Published On: Fri, Apr 21st, 2017

“Vegas Dave” Indictment: What does it Show About Social Security Numbers in Casinos?

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social security numberProminent sports bettor David Oancea found himself in a legal battle over social security issues at casinos after he entered the gaming circle as “Vegas Dave”. David Oancea is a professional gambler who achieved fortune and fame with his ability to win big time on long-shot bets. Despite pleading not guilty, he faced charges that he used people’s social security numbers for opening betting accounts at casinos.

 

The dissemination of people’s social security numbers by casinos is an illegal offense that can cost millions of dollars as compensation. But the indictment of David Oancea throws light on this ever-growing concern. It only implies that there is a need for casinos to regulate their activities according to financial norms of the country.

 

Casinos and social security numbers

 

Using the wrong social security number in casinos can call for millions of dollars as fine and land you in jail. The indictment issued by a federal jury claimed that David Oancea used other people’s social security numbers to place nine bets in 2015 and 2016 at the Westgate and Wynn sports books.

 

The Bank Secrecy Act considers casinos as financial institutions and must report transactions above $10,000 by filing a currency transaction report (CTR). In order to fill the CTR, casinos require identification and social security numbers issued by the government. The state of Nevada has additional laws that govern bettors and makes it mandatory for them to present authentic identification while making bets.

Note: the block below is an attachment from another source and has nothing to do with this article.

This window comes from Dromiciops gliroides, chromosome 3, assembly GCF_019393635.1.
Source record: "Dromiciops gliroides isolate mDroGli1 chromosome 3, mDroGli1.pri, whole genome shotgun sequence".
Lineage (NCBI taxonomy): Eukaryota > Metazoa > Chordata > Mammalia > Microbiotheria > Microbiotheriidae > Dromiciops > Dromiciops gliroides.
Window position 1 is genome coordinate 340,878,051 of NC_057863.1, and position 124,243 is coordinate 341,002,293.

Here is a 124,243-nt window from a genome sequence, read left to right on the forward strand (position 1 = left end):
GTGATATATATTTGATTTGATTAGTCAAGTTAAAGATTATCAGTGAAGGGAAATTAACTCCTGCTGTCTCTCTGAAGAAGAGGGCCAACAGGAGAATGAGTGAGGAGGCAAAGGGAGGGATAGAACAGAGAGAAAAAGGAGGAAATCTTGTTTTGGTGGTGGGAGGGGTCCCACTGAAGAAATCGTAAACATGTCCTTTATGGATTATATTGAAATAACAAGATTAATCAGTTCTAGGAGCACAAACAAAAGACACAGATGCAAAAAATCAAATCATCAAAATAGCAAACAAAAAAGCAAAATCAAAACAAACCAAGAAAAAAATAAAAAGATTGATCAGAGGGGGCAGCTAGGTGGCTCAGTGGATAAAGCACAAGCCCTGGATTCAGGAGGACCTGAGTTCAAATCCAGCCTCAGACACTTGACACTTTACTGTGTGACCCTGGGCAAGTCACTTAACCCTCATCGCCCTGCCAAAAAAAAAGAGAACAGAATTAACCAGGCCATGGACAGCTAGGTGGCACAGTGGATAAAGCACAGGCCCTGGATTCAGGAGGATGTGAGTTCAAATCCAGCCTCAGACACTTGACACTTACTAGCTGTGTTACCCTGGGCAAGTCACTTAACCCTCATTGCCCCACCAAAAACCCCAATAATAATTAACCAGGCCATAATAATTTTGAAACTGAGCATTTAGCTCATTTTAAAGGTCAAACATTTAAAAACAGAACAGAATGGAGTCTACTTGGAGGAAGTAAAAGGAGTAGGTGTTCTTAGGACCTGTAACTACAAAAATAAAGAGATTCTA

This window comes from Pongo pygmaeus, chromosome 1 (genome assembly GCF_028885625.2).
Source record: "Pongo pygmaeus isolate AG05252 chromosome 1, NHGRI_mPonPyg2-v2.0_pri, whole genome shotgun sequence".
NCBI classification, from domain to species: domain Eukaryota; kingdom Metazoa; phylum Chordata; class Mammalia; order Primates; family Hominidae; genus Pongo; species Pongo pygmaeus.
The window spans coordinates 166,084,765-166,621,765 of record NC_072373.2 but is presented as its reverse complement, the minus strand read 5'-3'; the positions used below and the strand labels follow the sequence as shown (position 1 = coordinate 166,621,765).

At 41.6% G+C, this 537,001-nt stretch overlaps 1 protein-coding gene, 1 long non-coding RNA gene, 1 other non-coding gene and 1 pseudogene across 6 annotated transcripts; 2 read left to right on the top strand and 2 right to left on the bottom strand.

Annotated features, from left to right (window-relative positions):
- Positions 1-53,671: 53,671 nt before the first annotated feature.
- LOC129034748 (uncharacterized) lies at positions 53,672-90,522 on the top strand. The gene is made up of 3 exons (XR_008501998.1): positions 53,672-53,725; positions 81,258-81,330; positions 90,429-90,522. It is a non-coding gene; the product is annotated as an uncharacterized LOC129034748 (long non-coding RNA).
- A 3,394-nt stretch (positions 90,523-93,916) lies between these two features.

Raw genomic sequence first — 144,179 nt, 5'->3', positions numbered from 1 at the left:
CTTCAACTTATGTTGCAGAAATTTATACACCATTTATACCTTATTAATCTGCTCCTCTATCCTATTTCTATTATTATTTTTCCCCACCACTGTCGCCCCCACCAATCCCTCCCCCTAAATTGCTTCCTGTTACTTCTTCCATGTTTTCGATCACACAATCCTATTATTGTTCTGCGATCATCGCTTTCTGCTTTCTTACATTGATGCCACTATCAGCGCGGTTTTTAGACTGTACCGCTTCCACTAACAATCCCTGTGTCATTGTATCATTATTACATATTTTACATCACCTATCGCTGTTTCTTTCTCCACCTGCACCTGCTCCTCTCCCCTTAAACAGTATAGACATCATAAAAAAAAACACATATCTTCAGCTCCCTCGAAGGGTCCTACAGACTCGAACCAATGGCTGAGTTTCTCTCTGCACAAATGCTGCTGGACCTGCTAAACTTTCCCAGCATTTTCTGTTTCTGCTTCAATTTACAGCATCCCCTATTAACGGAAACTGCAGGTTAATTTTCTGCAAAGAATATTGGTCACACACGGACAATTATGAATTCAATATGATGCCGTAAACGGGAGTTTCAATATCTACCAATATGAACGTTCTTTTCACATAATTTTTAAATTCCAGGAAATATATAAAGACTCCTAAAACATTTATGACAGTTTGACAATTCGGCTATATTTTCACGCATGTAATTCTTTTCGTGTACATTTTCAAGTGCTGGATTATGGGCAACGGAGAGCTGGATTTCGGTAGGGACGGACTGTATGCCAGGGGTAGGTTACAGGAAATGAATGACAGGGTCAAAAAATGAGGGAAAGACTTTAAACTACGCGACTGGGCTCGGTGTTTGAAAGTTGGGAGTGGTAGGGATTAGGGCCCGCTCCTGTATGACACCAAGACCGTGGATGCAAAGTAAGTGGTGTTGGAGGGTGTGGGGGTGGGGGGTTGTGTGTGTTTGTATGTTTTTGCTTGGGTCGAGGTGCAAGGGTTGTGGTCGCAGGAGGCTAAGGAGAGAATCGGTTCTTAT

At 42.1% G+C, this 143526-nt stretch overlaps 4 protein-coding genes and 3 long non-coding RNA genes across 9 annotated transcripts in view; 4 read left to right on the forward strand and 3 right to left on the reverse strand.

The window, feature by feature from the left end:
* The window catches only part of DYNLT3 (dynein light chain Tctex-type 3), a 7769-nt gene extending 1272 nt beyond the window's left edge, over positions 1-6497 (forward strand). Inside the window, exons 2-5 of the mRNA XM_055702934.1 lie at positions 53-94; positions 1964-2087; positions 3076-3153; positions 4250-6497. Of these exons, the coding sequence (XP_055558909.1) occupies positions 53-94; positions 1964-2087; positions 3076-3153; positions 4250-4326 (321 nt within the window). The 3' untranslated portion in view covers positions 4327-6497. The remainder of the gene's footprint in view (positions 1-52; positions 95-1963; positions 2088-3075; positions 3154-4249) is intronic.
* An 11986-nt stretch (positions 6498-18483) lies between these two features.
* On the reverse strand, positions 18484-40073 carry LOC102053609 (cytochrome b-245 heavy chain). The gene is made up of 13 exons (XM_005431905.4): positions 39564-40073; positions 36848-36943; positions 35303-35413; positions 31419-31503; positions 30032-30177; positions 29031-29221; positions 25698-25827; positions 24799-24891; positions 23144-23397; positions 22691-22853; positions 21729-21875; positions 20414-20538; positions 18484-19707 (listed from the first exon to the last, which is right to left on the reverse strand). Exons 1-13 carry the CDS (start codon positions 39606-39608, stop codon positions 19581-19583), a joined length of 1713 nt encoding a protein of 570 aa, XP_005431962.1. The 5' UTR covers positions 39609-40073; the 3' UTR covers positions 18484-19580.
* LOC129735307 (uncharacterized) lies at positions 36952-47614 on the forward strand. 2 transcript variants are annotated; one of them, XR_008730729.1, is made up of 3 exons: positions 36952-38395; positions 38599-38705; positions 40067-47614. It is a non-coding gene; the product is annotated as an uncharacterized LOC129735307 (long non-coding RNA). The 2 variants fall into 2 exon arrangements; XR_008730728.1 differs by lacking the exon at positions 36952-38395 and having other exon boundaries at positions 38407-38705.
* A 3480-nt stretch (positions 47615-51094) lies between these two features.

Presenting fake social security numbers implies the commitment of two crimes: misusing social security number and causing a national financial institution (casino in this case) to file a false CTR. Based on these legal provisions, David Oancea faces 18 counts for bets between February 6, 2015 and February 2, 2016, totaling to more than $1.3 million. Nine out of 18 are for misusing social security numbers, while the remaining nine are for filing false reports.

 

Gregory Gemignani, a gaming expert with Dickinson Wright and a lawyer by profession, said that Oancea was probably caught by a computer after a software found the same ‘name’ filing reports using two or more social security numbers. Each illegal count carries about five years of imprisonment and forfeiting of financial assets, which comes to half a million dollars in Oancea’s case. The indictment of David Oancea illustrates the alarming practice of misusing social security numbers of casino patrons and calls for a strong regulatory framework for preventing such crimes.

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